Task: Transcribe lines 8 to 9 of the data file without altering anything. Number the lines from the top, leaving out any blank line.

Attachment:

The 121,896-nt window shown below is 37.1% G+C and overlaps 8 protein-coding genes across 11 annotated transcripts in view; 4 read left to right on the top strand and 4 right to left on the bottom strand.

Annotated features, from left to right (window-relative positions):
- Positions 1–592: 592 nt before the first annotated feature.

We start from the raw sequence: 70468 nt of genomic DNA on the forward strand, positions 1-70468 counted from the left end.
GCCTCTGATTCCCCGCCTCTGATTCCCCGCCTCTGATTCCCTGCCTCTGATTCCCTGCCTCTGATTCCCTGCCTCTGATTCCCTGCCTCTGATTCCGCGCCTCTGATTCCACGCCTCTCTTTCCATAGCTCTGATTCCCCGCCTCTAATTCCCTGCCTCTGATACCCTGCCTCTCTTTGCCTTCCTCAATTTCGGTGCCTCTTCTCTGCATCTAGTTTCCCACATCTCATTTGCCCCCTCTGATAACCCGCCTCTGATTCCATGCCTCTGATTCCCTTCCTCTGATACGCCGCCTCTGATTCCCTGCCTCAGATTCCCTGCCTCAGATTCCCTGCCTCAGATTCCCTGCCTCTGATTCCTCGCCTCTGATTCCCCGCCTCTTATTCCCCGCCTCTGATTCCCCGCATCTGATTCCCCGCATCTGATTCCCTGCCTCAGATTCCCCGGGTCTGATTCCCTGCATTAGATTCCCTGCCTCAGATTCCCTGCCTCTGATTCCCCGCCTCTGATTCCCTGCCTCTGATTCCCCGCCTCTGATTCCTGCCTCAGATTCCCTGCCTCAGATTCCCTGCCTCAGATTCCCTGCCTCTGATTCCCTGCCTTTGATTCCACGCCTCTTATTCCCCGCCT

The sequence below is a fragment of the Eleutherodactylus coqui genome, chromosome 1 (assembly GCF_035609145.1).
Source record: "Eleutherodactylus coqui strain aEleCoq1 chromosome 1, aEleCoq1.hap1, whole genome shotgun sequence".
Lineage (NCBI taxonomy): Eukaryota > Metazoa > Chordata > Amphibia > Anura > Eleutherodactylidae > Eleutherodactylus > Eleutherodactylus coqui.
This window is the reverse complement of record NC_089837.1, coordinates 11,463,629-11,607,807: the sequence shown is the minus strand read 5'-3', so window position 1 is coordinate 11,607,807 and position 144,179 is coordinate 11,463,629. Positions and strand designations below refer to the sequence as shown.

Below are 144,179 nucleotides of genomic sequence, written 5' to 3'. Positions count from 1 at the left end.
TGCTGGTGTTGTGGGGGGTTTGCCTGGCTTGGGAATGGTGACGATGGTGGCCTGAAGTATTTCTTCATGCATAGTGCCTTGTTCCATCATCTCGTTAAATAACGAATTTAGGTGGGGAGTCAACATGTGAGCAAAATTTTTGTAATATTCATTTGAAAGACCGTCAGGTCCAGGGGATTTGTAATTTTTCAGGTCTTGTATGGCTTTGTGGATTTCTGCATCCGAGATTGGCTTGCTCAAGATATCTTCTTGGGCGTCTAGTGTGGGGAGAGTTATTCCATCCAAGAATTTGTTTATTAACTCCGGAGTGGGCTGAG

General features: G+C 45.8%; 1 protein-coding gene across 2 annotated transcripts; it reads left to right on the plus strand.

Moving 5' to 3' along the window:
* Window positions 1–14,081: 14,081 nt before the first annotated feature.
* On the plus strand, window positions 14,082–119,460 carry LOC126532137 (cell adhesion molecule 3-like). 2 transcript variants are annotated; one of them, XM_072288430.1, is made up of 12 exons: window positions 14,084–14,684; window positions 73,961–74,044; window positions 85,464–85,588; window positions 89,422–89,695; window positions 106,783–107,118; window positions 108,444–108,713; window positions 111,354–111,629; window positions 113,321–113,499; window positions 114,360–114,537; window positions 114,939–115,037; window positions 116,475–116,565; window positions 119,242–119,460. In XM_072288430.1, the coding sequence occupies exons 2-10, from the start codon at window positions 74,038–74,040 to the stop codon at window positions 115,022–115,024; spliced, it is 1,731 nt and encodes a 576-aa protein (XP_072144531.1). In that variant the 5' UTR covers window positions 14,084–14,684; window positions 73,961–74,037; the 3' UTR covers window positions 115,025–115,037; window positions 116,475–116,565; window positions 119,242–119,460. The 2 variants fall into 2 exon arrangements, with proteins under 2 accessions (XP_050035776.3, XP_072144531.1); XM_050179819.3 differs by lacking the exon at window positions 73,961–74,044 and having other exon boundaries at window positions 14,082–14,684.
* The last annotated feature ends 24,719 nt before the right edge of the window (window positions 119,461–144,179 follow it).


Lineage (NCBI taxonomy): Eukaryota > Metazoa > Chordata > Amphibia > Anura > Eleutherodactylidae > Eleutherodactylus > Eleutherodactylus coqui.
This window is the reverse complement of record NC_089837.1, coordinates 11,463,629-11,607,807: the sequence shown is the minus strand read 5'-3', so window position 1 is coordinate 11,607,807 and position 144,179 is coordinate 11,463,629. Positions and strand designations below refer to the sequence as shown.